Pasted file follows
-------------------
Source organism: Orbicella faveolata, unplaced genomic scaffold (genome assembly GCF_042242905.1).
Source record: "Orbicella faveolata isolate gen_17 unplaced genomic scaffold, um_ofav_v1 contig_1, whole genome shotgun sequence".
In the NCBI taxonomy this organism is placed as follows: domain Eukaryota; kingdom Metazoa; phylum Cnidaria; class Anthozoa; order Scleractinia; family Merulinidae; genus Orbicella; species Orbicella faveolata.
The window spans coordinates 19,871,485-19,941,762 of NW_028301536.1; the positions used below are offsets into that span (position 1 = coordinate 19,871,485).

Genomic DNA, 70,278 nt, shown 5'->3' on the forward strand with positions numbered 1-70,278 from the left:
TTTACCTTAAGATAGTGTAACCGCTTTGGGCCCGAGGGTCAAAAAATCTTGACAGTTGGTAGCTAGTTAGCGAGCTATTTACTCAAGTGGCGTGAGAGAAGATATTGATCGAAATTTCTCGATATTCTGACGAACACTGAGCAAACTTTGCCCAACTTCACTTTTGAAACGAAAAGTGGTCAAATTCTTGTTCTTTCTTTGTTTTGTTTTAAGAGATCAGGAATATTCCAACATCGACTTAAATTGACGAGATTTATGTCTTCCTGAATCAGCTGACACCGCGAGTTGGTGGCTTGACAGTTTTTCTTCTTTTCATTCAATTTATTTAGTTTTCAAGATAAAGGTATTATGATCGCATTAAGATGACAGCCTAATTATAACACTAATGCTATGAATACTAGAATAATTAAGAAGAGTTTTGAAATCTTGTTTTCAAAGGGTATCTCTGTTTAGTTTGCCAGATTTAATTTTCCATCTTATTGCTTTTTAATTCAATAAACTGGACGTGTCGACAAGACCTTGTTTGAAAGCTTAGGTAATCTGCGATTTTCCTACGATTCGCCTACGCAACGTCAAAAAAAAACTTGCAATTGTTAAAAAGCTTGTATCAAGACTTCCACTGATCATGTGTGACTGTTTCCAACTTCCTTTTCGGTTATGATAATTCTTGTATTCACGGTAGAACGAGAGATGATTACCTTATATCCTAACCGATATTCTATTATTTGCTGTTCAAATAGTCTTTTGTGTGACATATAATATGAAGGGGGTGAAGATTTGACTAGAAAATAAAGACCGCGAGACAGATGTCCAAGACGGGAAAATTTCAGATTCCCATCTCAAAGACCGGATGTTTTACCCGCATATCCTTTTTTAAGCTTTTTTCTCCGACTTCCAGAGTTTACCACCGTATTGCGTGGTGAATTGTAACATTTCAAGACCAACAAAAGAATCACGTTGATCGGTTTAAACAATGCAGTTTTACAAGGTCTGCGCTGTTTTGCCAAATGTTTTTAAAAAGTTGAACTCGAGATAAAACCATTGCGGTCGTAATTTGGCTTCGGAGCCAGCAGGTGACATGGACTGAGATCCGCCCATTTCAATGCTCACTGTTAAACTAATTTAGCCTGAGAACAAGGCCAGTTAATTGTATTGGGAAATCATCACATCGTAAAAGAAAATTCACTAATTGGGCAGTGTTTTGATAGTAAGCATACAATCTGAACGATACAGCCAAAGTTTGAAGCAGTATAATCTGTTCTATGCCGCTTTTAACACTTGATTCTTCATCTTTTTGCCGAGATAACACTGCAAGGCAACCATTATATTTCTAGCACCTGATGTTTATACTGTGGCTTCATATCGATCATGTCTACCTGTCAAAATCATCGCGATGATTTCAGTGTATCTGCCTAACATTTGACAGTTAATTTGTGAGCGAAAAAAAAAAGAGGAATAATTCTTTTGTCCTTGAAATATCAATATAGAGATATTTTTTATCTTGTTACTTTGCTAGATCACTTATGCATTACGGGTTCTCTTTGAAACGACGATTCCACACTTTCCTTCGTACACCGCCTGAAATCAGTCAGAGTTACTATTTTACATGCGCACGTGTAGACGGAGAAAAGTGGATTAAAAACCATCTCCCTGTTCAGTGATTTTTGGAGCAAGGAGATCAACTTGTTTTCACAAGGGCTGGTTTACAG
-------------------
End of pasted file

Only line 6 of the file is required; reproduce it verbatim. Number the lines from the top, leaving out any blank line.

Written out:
TTTACCTTAAGATAGTGTAACCGCTTTGGGCCCGAGGGTCAAAAAATCTTGACAGTTGGTAGCTAGTTAGCGAGCTATTTACTCAAGTGGCGTGAGAGAAGATATTGATCGAAATTTCTCGATATTCTGACGAACACTGAGCAAACTTTGCCCAACTTCACTTTTGAAACGAAAAGTGGTCAAATTCTTGTTCTTTCTTTGTTTTGTTTTAAGAGATCAGGAATATTCCAACATCGACTTAAATTGACGAGATTTATGTCTTCCTGAATCAGCTGACACCGCGAGTTGGTGGCTTGACAGTTTTTCTTCTTTTCATTCAATTTATTTAGTTTTCAAGATAAAGGTATTATGATCGCATTAAGATGACAGCCTAATTATAACACTAATGCTATGAATACTAGAATAATTAAGAAGAGTTTTGAAATCTTGTTTTCAAAGGGTATCTCTGTTTAGTTTGCCAGATTTAATTTTCCATCTTATTGCTTTTTAATTCAATAAACTGGACGTGTCGACAAGACCTTGTTTGAAAGCTTAGGTAATCTGCGATTTTCCTACGATTCGCCTACGCAACGTCAAAAAAAAACTTGCAATTGTTAAAAAGCTTGTATCAAGACTTCCACTGATCATGTGTGACTGTTTCCAACTTCCTTTTCGGTTATGATAATTCTTGTATTCACGGTAGAACGAGAGATGATTACCTTATATCCTAACCGATATTCTATTATTTGCTGTTCAAATAGTCTTTTGTGTGACATATAATATGAAGGGGGTGAAGATTTGACTAGAAAATAAAGACCGCGAGACAGATGTCCAAGACGGGAAAATTTCAGATTCCCATCTCAAAGACCGGATGTTTTACCCGCATATCCTTTTTTAAGCTTTTTTCTCCGACTTCCAGAGTTTACCACCGTATTGCGTGGTGAATTGTAACATTTCAAGACCAACAAAAGAATCACGTTGATCGGTTTAAACAATGCAGTTTTACAAGGTCTGCGCTGTTTTGCCAAATGTTTTTAAAAAGTTGAACTCGAGATAAAACCATTGCGGTCGTAATTTGGCTTCGGAGCCAGCAGGTGACATGGACTGAGATCCGCCCATTTCAATGCTCACTGTTAAACTAATTTAGCCTGAGAACAAGGCCAGTTAATTGTATTGGGAAATCATCACATCGTAAAAGAAAATTCACTAATTGGGCAGTGTTTTGATAGTAAGCATACAATCTGAACGATACAGCCAAAGTTTGAAGCAGTATAATCTGTTCTATGCCGCTTTTAACACTTGATTCTTCATCTTTTTGCCGAGATAACACTGCAAGGCAACCATTATATTTCTAGCACCTGATGTTTATACTGTGGCTTCATATCGATCATGTCTACCTGTCAAAATCATCGCGATGATTTCAGTGTATCTGCCTAACATTTGACAGTTAATTTGTGAGCGAAAAAAAAAAGAGGAATAATTCTTTTGTCCTTGAAATATCAATATAGAGATATTTTTTATCTTGTTACTTTGCTAGATCACTTATGCATTACGGGTTCTCTTTGAAACGACGATTCCACACTTTCCTTCGTACACCGCCTGAAATCAGTCAGAGTTACTATTTTACATGCGCACGTGTAGACGGAGAAAAGTGGATTAAAAACCATCTCCCTGTTCAGTGATTTTTGGAGCAAGGAGATCAACTTGTTTTCACAAGGGCTGGTTTACAG